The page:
Revolution of Influence
I've always felt strongly that thoughts and ideas are the great equalizer of brands. No longer do we live in an era where only the largest of companies dictate their degree of influence based on how much money they spend to get in front of more eyeballs with one more 1-way message that's all about them.
The greatest influence can now be in the hands of the most helpful, transparent and personal brands of the world. Are you ready to be one of them? Caliber's Revolution of Influence blog aims to equip you with the strategies, content know-how, tools and trends to find the path that catapults you to newfound success.
Blog posts tagged in Client Relationships
“It’s Not There Yet.”
“I Don’t Like It.”
“Can I See Some More?”
It’s not easy for a writer to hear these. But it’s not that I have a problem with making changes. In my career I’ve probably made more than 25,000 changes. It’s that this kind of feedback is so vague that by itself, it does nothing to help ensure a better product for the next round.
Therefore, what we need to do is probe deeper with questions that draw greater specificity out of clients, even if it has to get slightly uncomfortable or difficult. If you’re an AE or Creative Director, you owe this to your team. There have a been a few times where said AE/CD flippantly replied “figure it out,” to my request for greater detail. But perhaps they were too scared to ask the client. After all, how dare we ask the people paying us for more information so that we can do our jobs well for them.
“Jazz It Up”
“You’re asking me how do I tell someone their baby is ugly?”
“Well, I’ve never heard it said that way.”
“It’s exactly like that. Because when someone is close to their brand, it’s their baby. Some people know that deep down, their baby isn’t perfect even when they talk about it to other people. And they’re right. After all, a baby is a human being and humans are far from perfect.”
When you’re a position to have to tell a client that they have a weakness or two or seventeen, it’s not the easiest thing in the world to do. Someone asked me that recently: “So, um, what do you do when you have to tell a client that, uh, a few things they’re doing aren’t…quite…good?”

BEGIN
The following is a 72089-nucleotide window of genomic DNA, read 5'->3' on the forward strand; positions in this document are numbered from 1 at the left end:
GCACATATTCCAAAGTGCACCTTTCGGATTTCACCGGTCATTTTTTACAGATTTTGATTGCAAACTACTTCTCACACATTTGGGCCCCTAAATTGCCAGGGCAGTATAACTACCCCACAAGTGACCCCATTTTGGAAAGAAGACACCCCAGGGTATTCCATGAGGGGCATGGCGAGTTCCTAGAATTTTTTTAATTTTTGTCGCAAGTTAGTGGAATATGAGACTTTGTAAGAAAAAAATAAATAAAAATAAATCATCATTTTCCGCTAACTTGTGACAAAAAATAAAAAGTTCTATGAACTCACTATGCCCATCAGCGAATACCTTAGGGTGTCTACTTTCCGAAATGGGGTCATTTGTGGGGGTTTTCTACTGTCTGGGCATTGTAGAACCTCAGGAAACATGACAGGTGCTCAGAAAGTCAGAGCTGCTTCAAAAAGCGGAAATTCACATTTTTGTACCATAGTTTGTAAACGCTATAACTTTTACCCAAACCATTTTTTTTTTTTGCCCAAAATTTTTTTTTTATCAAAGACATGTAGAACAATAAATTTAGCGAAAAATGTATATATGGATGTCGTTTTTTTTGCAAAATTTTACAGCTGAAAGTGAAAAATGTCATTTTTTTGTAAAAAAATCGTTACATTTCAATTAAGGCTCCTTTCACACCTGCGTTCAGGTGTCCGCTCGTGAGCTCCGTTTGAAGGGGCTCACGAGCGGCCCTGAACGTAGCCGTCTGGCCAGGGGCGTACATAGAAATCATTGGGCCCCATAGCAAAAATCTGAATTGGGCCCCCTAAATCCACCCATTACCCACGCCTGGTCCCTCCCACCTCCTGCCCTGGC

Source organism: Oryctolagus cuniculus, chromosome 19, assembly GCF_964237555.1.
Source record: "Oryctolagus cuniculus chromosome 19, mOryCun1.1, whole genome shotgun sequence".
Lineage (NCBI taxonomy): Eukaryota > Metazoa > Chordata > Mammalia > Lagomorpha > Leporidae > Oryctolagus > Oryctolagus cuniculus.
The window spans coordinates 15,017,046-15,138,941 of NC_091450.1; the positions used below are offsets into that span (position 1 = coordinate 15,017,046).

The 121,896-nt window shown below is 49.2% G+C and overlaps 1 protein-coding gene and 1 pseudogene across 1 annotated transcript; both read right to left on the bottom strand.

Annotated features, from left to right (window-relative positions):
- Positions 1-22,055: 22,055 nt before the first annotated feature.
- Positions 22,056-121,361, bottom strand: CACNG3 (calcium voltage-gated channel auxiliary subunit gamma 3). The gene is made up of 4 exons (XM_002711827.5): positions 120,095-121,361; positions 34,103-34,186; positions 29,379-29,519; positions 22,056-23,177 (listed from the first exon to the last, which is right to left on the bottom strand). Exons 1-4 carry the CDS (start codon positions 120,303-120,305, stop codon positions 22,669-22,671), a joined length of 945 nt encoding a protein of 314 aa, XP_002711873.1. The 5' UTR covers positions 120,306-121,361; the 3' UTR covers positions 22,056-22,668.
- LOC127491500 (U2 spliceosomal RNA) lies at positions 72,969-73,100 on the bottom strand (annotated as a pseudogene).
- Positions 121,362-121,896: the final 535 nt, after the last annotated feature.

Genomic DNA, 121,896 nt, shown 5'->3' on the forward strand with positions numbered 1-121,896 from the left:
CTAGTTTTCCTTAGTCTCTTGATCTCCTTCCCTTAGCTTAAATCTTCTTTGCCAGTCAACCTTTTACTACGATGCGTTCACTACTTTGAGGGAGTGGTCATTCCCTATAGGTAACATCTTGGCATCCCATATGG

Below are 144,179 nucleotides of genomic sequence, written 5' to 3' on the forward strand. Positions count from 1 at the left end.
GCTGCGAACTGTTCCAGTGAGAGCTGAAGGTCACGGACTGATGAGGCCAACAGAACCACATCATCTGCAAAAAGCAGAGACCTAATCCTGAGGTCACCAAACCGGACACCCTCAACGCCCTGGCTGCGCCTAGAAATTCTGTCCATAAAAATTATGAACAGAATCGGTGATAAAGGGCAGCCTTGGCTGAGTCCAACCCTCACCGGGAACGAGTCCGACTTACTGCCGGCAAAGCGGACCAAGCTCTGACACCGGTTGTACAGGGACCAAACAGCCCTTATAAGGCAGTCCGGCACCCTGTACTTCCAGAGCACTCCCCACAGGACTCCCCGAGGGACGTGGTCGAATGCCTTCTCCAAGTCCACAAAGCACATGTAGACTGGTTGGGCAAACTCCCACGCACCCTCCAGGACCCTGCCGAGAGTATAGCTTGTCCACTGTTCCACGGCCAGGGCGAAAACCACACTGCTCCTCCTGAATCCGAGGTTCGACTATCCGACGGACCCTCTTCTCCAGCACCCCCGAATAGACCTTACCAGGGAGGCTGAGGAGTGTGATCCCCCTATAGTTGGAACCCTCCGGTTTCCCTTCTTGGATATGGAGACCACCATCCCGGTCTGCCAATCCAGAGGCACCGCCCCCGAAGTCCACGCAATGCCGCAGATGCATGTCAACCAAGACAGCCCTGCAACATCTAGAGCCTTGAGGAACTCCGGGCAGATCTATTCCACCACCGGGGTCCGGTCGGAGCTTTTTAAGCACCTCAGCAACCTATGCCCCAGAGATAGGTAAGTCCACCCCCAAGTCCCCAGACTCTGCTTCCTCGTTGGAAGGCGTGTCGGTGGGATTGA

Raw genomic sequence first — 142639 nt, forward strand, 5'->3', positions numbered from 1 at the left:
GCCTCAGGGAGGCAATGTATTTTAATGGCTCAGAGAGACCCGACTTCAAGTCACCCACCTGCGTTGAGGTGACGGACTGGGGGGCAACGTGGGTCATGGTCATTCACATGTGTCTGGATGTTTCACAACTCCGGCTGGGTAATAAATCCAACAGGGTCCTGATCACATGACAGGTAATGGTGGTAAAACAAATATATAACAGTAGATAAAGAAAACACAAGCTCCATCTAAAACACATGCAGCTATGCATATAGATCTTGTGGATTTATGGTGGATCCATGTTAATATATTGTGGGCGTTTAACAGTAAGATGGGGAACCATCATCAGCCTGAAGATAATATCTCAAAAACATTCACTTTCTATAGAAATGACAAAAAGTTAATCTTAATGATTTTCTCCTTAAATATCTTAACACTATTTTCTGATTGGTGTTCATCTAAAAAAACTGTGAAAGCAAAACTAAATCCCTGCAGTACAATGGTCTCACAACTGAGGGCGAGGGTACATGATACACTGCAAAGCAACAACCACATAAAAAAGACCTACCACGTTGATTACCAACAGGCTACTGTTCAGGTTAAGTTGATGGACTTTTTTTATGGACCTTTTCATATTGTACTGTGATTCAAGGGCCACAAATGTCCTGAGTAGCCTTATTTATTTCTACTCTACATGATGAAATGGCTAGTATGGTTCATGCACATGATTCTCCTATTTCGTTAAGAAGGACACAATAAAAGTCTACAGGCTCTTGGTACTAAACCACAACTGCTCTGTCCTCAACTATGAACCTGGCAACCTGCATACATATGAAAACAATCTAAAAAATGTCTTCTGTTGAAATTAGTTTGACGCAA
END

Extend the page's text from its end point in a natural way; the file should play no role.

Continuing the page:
The ones who do seem to open up a little more about what’s on their mind, where they want to take their brand and the greater vision for what they want to achieve will invariably find themselves talking about it to me outside of their walls. And when they do that, they tend to say, “C’mon. Let’s go have a few beers. I want to pick your brain about…”
The other day I had a client meeting not in a conference room or a Starbucks but the local establishment down the street serving cold frosty ones. It’s not mandatory by any means that my clients go out for a beer with me…but there’s an interesting pattern I’ve seen emerge over the years with the ones that do.
So if you’re a purchaser of services and believe you’re being slick and savvy in wanting to pay for a taco when you ordered the filet mignon, you’re not. When you’re purposefully trying to screw the other party, that’s crossing a line from good faith negotiation into being less than professional and respectful.
It sounds hilarious. Ridiculous. Insane. Because the reason so many of us can relate to this funny but painfully true video is that we have heard such things prospective clients have said in order to get out of paying nearly as much money. In addition to these, I have echoes of phrases like “sweat equity,” and “if you do this for me, I know a lot of people…” embedded in my brain.